You are currently browsing the tag archive for the ‘overcome’ tag.

In August we visited the incredibly beautiful island of Grenada in the Southern Caribbean. First of all, the locals are super smart, caring, and funny.   And they all seem to have the gift of dance.  They lay claim to a fast techno-style music called Soca (Grenada Soca to be exact). I don’t think you could stop them from dancing if you tried.  And there is no point in trying because they make everyone around them want to sing and dance too.

Prior to this trip, I committed myself to learning how to scuba dive by getting certified at the resort.  Mind you, I’m somewhat claustrophobic, however I love to snorkel and can swim fairly well, so I figured scuba is the next step. Looking at all the bright colored fish and thousands of creatures beneath the surface is thrilling. Strapping on a tank, gear, and regulator, then dropping down 50 feet into the depths, adds its own ‘color’ shall we say.

My scuba guide, Curtis, had the patience of a saint and if he was any more relaxed he would have been asleep.  But I guess that’s one of the benefits of living in the Caribbean (nobody is in a hurry).  I got through the pool training (it was only 4 feet of water, but who’s keeping tack).  The beach dive on the second day I  must say went well (after wigging out and crying after the first day’s beach dive because I felt like a failure letting fear get in the way – aborting the dive early). I regrouped after realizing I had stepped out of my comfort zone and tried something completely different (not only emotionally and mentally, but physically as well) even if it didn’t end the way I’d hoped.

On the second day I actually got down to 30 feet for 30 minutes, with Curtis’ kind support (aka holding my hand the whole time).  I received accolades from my husband after we broke surface congratulating me on the milestone.  I was feeling pretty good about myself thinking “I got this!”, until the next day.

The third day was the official boat dive day where we would go a ways off shore and dive down 50 feet for about 30 minutes.  Whoa!  There were a lot of people on the boat so I had to keep my overwhelming fear to myself  while at the same time keeping a smile on my poker face.  They were all avid divers with a passion for the deep, who dive pretty often, and made out like its no big deal. I didn’t want to look like a sissy.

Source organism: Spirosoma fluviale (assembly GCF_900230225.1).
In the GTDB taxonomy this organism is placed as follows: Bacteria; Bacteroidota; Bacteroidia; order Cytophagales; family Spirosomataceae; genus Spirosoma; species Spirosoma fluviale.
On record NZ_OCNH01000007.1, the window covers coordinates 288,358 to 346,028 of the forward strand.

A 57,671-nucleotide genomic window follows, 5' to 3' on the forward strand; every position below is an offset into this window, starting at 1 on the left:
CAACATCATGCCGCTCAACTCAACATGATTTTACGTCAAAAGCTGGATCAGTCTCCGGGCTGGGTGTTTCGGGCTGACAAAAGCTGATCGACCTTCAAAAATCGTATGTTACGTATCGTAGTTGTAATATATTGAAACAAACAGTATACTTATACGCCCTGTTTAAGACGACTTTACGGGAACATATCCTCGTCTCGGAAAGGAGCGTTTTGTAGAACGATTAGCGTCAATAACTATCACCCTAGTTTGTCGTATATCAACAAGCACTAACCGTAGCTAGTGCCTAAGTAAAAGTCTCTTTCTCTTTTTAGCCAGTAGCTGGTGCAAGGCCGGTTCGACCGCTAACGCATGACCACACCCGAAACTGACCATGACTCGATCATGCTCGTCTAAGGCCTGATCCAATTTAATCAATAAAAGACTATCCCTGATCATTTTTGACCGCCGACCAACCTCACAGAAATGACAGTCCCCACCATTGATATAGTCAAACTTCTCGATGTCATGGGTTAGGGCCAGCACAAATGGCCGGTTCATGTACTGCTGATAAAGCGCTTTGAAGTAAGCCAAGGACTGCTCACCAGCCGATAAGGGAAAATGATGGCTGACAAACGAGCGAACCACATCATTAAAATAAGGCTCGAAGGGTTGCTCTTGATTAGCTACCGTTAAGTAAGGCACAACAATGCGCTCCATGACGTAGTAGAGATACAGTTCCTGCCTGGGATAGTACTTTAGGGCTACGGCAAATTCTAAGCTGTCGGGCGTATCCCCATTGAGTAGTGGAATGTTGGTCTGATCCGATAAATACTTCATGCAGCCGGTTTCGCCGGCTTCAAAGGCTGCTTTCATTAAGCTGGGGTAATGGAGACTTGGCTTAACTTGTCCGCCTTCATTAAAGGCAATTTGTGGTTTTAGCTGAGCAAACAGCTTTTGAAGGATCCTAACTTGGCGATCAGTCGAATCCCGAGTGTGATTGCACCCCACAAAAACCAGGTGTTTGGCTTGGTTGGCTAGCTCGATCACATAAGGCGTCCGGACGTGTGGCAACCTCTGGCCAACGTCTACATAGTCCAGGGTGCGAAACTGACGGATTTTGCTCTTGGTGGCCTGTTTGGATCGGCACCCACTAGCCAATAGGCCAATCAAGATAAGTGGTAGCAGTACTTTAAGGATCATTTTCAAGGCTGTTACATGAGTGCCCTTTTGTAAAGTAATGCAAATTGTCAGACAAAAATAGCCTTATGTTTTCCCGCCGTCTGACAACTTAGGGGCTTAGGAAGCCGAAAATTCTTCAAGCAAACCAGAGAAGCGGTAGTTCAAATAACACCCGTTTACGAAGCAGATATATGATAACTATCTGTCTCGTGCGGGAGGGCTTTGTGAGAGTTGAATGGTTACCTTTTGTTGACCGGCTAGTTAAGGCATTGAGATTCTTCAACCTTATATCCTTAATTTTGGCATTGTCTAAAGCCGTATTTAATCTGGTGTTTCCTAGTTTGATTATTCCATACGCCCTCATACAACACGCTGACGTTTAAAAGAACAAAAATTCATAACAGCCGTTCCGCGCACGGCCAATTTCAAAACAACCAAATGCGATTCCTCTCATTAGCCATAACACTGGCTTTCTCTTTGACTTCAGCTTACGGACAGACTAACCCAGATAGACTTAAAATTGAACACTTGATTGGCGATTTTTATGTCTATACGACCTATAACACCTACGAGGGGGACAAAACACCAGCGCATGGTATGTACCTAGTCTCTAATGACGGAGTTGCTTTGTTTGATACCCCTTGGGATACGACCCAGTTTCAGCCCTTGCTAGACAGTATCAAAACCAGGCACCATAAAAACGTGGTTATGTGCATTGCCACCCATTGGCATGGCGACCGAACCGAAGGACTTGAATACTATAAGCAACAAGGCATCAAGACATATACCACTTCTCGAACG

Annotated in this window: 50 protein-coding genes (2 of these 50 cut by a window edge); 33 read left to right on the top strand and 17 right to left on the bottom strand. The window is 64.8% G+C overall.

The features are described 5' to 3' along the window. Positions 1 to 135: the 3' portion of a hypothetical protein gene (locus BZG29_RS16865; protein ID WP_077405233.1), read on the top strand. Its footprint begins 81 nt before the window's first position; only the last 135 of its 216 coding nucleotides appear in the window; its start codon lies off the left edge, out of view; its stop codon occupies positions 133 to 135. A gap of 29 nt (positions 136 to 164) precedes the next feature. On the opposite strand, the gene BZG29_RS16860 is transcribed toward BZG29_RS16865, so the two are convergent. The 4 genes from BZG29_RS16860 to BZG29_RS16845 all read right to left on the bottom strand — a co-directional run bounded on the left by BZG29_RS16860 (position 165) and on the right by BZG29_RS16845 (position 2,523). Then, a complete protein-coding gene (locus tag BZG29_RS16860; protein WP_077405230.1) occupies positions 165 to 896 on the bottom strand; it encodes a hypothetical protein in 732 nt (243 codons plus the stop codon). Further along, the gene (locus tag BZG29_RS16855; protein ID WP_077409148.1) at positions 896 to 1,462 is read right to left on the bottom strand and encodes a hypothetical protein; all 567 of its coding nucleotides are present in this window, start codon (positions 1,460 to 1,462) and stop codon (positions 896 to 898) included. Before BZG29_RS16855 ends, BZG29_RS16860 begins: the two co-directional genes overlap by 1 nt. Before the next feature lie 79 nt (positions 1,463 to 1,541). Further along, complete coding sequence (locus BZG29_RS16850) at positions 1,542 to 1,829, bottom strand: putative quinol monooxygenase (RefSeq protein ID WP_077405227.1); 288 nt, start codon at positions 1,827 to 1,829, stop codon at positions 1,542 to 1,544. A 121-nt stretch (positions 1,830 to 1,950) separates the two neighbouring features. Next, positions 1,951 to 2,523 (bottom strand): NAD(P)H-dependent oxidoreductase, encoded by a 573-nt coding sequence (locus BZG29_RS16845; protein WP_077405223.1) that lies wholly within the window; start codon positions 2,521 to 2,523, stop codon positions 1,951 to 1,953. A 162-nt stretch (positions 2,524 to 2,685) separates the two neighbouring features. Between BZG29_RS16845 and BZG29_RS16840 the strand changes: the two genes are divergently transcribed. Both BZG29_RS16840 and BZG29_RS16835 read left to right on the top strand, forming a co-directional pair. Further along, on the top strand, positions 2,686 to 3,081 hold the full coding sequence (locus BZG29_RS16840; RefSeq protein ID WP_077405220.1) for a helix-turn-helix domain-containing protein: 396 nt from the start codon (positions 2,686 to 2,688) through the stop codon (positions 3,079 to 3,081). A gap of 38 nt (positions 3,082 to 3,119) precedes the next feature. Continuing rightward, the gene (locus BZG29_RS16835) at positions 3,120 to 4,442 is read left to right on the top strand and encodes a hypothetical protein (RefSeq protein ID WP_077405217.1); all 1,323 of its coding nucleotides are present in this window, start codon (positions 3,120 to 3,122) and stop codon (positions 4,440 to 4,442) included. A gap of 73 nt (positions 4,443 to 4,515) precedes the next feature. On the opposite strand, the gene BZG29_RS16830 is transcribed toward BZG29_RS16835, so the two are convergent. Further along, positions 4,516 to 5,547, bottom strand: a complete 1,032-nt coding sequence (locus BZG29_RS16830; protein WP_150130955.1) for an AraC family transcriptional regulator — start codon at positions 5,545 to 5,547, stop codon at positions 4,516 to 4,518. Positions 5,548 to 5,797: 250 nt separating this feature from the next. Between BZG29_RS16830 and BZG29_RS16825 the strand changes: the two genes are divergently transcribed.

After some last minute anxious words of panic came spewing out of my mouth just before we submerged (I later apologized to Curtis profusely for my unbridled emotions), Curtis once again held my hand and we descended slowly to 50 feet.  I doubt he gets paid enough to endure a tourist’s emotional breakdowns and pulling them through to the other side. While down there we checked out a sunken boat that was now a beautiful coral garden bustling with its own eco system of incredibly colored fish and other sea life.  Even though I was basked in this beauty, I kept looking at my tank’s air gage and thinking about resurfacing to breath ‘real air’ and feel a breeze on my face.

To wrap up this little tale, I can say I’m glad I stepped out of my comfort zone.  There will always be fear and doubt that wants to hold me back from lots of things. I stepped out anyway, and even though I haven’t yet become scuba certified, I’m proud of the underwater ‘ground I’ve covered’ and blessed by the people I met along the way.  I learned that stepping out of the comfort zone isn’t just about the end goal, its can be about the journey along the way.


Sometimes it’s easier to avoid doing that thing you really want to do and stay busy doing other things. Why?  Because you know how to do those other things already.  The new thing you want to do, like learning a new language, writing a book, starting a business, or something as simple as starting a new workout routine, is the unknown.  The brain needs to be focused for something new. It can’t run on autopilot.  As the saying goes, “To be something different, you have to do something different.”

I gave this some thought this week and explored my own avoidances and feelings of overwhelm.  I’m building a consulting side business to help small businesses with financial consulting. When I think of why I don’t move forward in a particular area, I realize most often it’s because the path forward is not yet clear.  Once I’ve done some research, spoken with people, written down the risks, rewards, costs and benefits, the plan forward shakes out.  Once I know the path I can then develop a process, or steps, for doing that thing. It could be creating a marketing plan on how to contact and track progress of reaching potential clients more efficiently, to identifying a system for keeping organized to reduce time spent on administrative tasks.

When developing any processes, they have to be created with the thought of being repeatable and scalable. I never want to reinvent the wheel, I only want to make the wheel more reliable and faster, so the ride I’m taking on it is smoother and more enjoyable.

Once the specific process is developed and put into action (blockage removed), that thing I use to avoid doing because I wasn’t quite sure how to get done, which caused anxiety and worry, is now something I’m excited to do.



Art by CPCoastal©. All rights reserved.

Enter your email address to follow this blog and receive notifications of new posts by email.

Twitter Updates


© 2019 Christine (Parrish) Barker and Your Ultimate Life Vision. All rights reserved. Unauthorized use and/or duplication of this material without express and written permission from this Blog’s author and/or owner is strictly prohibited. Excerpts and links may be used, provided that full and clear credit is given to Christine (Parrish) Barker and Your Ultimate Life Vision with appropriate and specific direction to the original content.
%d bloggers like this: